To overcome this limitation, we can use environment variables effectively. We’ll consider a production scenario regarding a Drupal custom Docker image.

  • Create a Dockerfile for Drupal image as follows. We use Entrypoint to run Apache in foreground while setting up Drupal MySQL DB credentials from the same ENTRYPOINT executable.
FROM debian:jessie

# Install Apache 2.4, PHP 5.6, mysql-client-5.5
RUN apt-get update &&
apt-get upgrade -y &&
apt-get install vim apache2 mysql-client-5.5
php5 php5-cli php5-common php5-curl php5-gd php5-imagick
php5-json php5-ldap php5-mcrypt php5-memcache php5-memcached
php5-mysql php5-readline php5-xmlrpc libapache2-mod-php5 php-pear -y &&
a2enmod rewrite proxy proxy_http ssl

# Copy custom files
COPY /usr/local/bin/entrypoint
ADD drupal.tar.gz /var/www/html/

# Exposing Apache
EXPOSE 80 443

# Start entrypoint
ENTRYPOINT ["entrypoint"]
  • Let’s have a look about Drupal MySQL DB settings below. You should leave the credentials blank to be replaced by the environment variables.
$databases = array (
'default' =>
array (
'default' =>
array (
'database' => '',
'username' => '',
'password' => '',
'host' => '',
'port' => '',
'driver' => 'mysql',
'prefix' => '',
  • Now refer the below to determine how we can use environment variables to replace DrupalMySQL DB credentials in runtime.
set -e

# Apache gets grumpy about PID files pre-existing
rm -f /var/run/

# Define Drupal home file path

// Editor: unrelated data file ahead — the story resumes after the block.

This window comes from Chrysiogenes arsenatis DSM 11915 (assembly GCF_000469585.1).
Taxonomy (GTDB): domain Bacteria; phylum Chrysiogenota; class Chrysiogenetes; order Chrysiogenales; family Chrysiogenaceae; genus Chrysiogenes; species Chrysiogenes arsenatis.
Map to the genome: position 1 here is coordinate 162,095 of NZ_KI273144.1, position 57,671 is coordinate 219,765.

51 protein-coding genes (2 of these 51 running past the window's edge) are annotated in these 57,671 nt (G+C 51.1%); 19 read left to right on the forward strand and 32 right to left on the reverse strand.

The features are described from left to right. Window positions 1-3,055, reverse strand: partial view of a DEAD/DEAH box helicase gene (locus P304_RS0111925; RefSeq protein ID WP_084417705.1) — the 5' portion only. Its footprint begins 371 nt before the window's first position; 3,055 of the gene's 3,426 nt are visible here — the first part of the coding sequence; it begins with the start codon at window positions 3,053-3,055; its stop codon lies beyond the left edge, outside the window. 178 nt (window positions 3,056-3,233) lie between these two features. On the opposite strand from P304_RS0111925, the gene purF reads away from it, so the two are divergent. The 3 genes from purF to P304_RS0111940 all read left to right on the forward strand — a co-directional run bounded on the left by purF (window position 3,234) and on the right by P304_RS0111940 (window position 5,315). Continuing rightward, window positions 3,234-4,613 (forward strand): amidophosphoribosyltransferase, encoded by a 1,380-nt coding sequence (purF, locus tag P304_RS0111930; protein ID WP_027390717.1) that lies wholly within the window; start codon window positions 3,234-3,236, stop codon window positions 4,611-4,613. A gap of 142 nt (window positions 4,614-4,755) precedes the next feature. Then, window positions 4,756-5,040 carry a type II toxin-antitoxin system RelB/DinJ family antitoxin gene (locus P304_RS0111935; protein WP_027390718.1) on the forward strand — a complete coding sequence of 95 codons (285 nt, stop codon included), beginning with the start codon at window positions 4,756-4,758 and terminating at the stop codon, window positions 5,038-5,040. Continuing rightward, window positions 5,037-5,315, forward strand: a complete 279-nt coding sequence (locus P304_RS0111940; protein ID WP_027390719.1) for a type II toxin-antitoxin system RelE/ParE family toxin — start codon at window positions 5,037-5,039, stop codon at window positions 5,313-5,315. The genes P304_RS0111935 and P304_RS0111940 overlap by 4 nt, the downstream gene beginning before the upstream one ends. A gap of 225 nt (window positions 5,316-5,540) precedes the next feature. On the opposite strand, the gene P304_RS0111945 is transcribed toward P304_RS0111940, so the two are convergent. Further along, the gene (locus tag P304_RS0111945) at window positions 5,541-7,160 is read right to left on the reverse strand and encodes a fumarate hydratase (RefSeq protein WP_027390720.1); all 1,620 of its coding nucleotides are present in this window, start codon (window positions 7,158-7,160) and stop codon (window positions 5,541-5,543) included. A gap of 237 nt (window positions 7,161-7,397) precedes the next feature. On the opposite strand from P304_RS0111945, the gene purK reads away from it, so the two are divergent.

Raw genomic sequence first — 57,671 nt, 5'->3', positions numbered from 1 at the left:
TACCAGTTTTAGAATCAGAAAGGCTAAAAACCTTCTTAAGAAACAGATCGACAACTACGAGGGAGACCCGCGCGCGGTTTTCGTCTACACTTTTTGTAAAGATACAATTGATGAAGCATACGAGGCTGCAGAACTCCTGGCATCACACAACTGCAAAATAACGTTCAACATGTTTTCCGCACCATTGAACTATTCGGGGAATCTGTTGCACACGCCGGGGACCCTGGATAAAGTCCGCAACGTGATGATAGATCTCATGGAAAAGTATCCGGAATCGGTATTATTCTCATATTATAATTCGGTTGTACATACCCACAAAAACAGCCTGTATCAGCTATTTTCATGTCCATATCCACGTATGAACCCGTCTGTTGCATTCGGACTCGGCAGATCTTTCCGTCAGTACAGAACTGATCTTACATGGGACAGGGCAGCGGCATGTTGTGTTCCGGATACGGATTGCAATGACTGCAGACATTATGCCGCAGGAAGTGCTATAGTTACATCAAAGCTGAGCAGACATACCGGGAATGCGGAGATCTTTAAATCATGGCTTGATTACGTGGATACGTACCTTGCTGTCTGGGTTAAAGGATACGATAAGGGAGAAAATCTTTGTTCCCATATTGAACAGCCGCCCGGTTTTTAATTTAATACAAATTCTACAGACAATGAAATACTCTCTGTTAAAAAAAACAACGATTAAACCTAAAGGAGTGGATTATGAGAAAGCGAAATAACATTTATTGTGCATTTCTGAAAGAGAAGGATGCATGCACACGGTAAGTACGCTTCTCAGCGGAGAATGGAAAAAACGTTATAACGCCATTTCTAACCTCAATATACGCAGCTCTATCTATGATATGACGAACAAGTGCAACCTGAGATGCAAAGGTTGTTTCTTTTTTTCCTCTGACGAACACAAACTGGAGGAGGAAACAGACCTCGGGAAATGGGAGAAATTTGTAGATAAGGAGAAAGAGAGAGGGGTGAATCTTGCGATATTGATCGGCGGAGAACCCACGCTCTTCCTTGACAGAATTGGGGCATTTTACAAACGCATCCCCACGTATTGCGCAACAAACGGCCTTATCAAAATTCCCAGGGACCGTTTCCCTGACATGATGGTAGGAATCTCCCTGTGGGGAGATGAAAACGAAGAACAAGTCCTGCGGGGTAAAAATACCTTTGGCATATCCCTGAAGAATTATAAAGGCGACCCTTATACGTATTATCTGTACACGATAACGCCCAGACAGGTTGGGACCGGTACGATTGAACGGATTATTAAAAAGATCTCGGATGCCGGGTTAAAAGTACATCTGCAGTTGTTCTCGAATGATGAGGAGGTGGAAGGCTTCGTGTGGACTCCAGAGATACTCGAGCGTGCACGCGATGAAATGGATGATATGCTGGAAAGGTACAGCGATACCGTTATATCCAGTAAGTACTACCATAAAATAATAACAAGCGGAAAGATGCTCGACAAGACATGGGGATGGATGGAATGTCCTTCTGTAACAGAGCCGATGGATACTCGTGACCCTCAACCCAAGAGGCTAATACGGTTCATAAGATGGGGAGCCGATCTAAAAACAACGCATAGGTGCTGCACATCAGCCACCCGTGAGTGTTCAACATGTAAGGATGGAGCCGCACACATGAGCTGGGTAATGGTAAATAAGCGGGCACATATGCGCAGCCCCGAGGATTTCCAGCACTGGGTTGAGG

# Define Drupal settings file path

# Check the avilability of environment variables
if [ -n "$DRUPAL_MYSQL_DB" ] && [ -n "$DRUPAL_MYSQL_USER" ] && [ -n "$DRUPAL_MYSQL_PASS" ] && [ -n "$DRUPAL_MYSQL_HOST" ] ; then
echo "Setting up Mysql DB in $DRUPAL_SETTINGS_FILE"
# Set Database
sed -i "s/'database' *=> *''/'database' => '"$DRUPAL_MYSQL_DB"'/g" $DRUPAL_SETTINGS_FILE
# Set Mysql username
sed -i "s/'username' *=> *''/'username' => '"$DRUPAL_MYSQL_USER"'/g" $DRUPAL_SETTINGS_FILE
# Set Mysql password
sed -i "s/'password' *=> *''/'password' => '"$DRUPAL_MYSQL_PASS"'/g" $DRUPAL_SETTINGS_FILE
# Set Mysql host
sed -i "s/'host' *=> *''/'host' => '"$DRUPAL_MYSQL_HOST"'/g" $DRUPAL_SETTINGS_FILE

# Start Apache in foreground
tail -F /var/log/apache2/* &
exec /usr/sbin/apache2ctl -D FOREGROUND
  • Finally, you can simply define the environment variables during the Docker runtime as follows.
docker run -d -t -i
-e DRUPAL_MYSQL_DB='database'
-e DRUPAL_MYSQL_PASS='password'
-p 80:80
-p 443:443
--name <container name>
<custom image>

Now we have a custom Docker image without any sensitive data included, which can be shared publicly without any security concerns.

Step 5: Run CMD/Entypoint from a non-privileged user

Image source: Tumisu via pixabay

It’s always a best practice to run production systems using a non-privileged user, which is better from security perspectives as well.

You might have to set proper file ownership to run some programs from a non-privileged user.

You can simply put USER entry before CMD or ENTRYPOINT in Dockerfile as follows.

# Set running user of ENTRYPOINT
USER www-data

# Start entrypoint
ENTRYPOINT ["entrypoint"]


Now you are an expert of creating production ready Docker images in 5 easy steps. You will be able to create a light weight, reliable and secure Docker image by following this comprehensive guide.

Happy Dockerize your custom apps folks.